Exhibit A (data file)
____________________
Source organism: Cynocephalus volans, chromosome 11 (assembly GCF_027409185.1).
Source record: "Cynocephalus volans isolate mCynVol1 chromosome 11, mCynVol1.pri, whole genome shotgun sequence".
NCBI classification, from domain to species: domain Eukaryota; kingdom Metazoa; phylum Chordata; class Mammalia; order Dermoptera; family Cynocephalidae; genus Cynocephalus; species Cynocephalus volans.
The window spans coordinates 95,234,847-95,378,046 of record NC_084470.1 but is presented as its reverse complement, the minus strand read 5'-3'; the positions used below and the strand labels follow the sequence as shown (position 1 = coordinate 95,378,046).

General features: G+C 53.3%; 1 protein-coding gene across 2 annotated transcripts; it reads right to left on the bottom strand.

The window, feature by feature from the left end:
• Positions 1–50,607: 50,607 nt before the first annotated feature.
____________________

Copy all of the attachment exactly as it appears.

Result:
Source organism: Cynocephalus volans, chromosome 11 (assembly GCF_027409185.1).
Source record: "Cynocephalus volans isolate mCynVol1 chromosome 11, mCynVol1.pri, whole genome shotgun sequence".
NCBI classification, from domain to species: domain Eukaryota; kingdom Metazoa; phylum Chordata; class Mammalia; order Dermoptera; family Cynocephalidae; genus Cynocephalus; species Cynocephalus volans.
The window spans coordinates 95,234,847-95,378,046 of record NC_084470.1 but is presented as its reverse complement, the minus strand read 5'-3'; the positions used below and the strand labels follow the sequence as shown (position 1 = coordinate 95,378,046).

General features: G+C 53.3%; 1 protein-coding gene across 2 annotated transcripts; it reads right to left on the bottom strand.

The window, feature by feature from the left end:
• Positions 1–50,607: 50,607 nt before the first annotated feature.